Media reception refers to active exposure to mass media and to a space that produces emerging meanings within a sociocultural and historical context 17. The current study analyzed this reception based on exposure to messages, news, and programs from the communications media in the pandemic's context. The analysis of media reception based on social representations helped identify processes of production of meaning at the communications level during the lockdown. The study's design is consistent with the sociocultural perspective of reception that acknowledges the diversity of audiences, contexts, and meanings permeating these communication processes.

The above-mentioned questions are thus justified, because during global health crises, the media play a significant role of supplying information on relevant topics for society 14, especially those related to public health. However, it is important to acknowledge that the pandemic is a complex problem, and that although health information does not automatically change the population's behavior toward diseases 18, it is necessary for citizenry to receive useful and truthful information from the media about what is happening.

Method

Durkheim was one of the first social scientists to identify social representations as collective mental productions 19. However, it was Moscovici 20 that developed the concept's theoretical framework, by defining it as an organized corpus of knowledge and psychological activities that impact the elaboration of behaviors and communication processes rooted in a system of values, notions, and practices that allow persons to orient themselves in a social context and to act on it.

Social representations thus permeate processes of consensus and disagreement on the production of meanings. They constitute a subjective and polymorphous formation in which culture, ideology, and socio-structural belonging leave their imprint and where affective, cognitive, symbolic, and valuative processes participate in their constitution 21. They are also the result of communication processes that allow developing forms of understanding and production of meaning of what happens around persons, including phenomena which apparently have no meaning 22.

Methodologically, Jodelet 23 proposes three spheres for understanding communication processes concerning how social representations emerge. The first is subjective, where subjects create representations from their individual experiences and meanings. The second is intersubjective, a relational encounter in which representations are created from shared meanings. The third is transsubjective, involving the cultural apparatus, its structure, and persons' positions of symbolic power.

Representations and communication processes are obviously inseparable, since communication is not only the transmission of messages but the active exchange of meanings between persons 24; that is, social representations involve relational and symbolic meanings, in the sense that they have to do with emerging perceptions, mediations, bonds, and interactions. The current study was based on this communication context and aims to identify the representations of media reception in contexts of the COVID-19 pandemic, as well as the types of programs, messages, and news received by Colombians during lockdown.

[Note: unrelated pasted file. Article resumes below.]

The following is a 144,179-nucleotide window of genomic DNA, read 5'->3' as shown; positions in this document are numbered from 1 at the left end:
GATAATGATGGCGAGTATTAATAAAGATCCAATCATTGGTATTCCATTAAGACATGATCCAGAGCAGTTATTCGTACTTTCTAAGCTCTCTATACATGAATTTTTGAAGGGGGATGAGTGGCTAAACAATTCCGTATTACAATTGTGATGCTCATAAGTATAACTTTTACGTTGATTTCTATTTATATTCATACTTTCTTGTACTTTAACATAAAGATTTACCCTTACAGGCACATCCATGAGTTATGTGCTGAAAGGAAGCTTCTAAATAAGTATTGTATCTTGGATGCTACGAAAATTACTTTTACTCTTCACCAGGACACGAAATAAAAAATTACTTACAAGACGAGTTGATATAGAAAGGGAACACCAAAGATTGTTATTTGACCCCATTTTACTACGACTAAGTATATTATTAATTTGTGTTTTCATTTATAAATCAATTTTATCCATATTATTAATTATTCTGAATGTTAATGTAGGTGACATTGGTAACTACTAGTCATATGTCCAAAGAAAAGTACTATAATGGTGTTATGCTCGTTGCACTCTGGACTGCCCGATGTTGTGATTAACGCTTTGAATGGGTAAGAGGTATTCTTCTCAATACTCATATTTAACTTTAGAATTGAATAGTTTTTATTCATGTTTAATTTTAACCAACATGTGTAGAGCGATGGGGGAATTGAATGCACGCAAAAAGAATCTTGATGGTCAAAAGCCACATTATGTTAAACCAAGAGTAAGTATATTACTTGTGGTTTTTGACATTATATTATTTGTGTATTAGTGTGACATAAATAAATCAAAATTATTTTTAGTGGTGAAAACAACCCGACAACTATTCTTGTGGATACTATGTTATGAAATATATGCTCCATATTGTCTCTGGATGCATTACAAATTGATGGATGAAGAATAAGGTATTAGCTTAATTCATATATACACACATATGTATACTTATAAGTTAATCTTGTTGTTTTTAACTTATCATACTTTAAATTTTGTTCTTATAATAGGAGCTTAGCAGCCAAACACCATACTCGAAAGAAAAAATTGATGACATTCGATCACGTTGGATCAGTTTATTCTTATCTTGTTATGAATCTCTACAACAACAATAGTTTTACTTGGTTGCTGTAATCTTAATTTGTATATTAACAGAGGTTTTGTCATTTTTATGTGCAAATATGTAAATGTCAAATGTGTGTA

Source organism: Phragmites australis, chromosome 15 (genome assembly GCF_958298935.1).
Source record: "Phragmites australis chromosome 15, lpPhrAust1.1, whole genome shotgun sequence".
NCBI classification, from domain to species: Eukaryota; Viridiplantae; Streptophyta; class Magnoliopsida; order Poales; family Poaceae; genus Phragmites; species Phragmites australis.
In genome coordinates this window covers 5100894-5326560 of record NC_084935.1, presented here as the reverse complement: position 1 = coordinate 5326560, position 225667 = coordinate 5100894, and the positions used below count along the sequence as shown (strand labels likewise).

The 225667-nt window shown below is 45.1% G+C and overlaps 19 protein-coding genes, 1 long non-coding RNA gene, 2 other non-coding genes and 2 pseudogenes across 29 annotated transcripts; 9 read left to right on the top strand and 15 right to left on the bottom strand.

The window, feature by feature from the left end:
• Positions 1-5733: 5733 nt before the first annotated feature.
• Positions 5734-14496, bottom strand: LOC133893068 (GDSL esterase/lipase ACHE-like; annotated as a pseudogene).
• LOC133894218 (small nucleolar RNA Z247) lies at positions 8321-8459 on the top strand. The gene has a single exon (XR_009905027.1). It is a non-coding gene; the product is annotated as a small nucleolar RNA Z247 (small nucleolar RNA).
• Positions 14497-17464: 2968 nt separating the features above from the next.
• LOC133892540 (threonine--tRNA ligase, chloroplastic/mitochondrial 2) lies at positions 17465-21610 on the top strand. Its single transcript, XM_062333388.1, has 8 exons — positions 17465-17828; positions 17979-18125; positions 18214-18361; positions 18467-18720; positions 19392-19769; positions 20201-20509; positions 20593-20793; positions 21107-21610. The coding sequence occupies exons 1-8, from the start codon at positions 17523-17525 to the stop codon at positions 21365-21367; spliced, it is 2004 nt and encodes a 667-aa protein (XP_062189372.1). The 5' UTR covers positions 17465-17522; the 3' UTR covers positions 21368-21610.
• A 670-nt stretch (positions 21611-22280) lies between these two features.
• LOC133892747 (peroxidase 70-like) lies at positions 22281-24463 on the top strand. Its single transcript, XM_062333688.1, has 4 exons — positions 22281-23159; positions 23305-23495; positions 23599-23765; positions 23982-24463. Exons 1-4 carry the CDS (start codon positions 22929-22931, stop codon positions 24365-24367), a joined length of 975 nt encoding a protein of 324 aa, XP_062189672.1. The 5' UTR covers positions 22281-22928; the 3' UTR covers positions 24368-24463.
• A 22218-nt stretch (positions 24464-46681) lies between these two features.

The study adopted a mixed-methods design, combining comprehensive and explanatory strategies in two phases: a qualitative phase that aimed to understand social representations of media reception and a quantitative phase that aimed to characterize the programs and information received during lockdown.

The qualitative phase used theoretical sampling. Selection of participants was intentional and voluntary, and they also met the following requirements: Colombians who had spent the lockdown in their own country and belonged to the urban or rural area of their respective regions. Participants thus came from 14 department capitals: Cartagena, Barranquilla, Bogotá, Medellín, Valledupar, Meta, Santa Marta, Maicao, Pasto, Tunja, Montería, Riohacha, Arauca, and Bucaramanga; and 18 rural municipalities: Piedecuesta, Funza, Turbaco, Bello, Alvarado, Acacias, Mahates, San Juan, Turbo, La Mesa, El Carmen, Soplaviento, Montecristo, Magangue, San Jacinto, Fundación, Moñitos, and Talameque. The selection complied with ethical guidelines according to the principles of the Declaration of Helsinki on research with human subjects; thus, there were no participants under 14 years of age, since most parents resisted signing informed consent for their children.

Next, 80 interviews were performed with men and women. Interviews were held after informed consent, with open questions on how participants perceived the lockdown and how they related it to the information received from the media. We had expected participation by a hundred persons, but only 80 accepted the invitation and answered the interview. All the interviews were transcribed and coded with the AtlasTi 8 software (http://atlasti.com/), which allowed identifying emerging categories thanks to the constant comparison method proposed by grounded theory 25,26.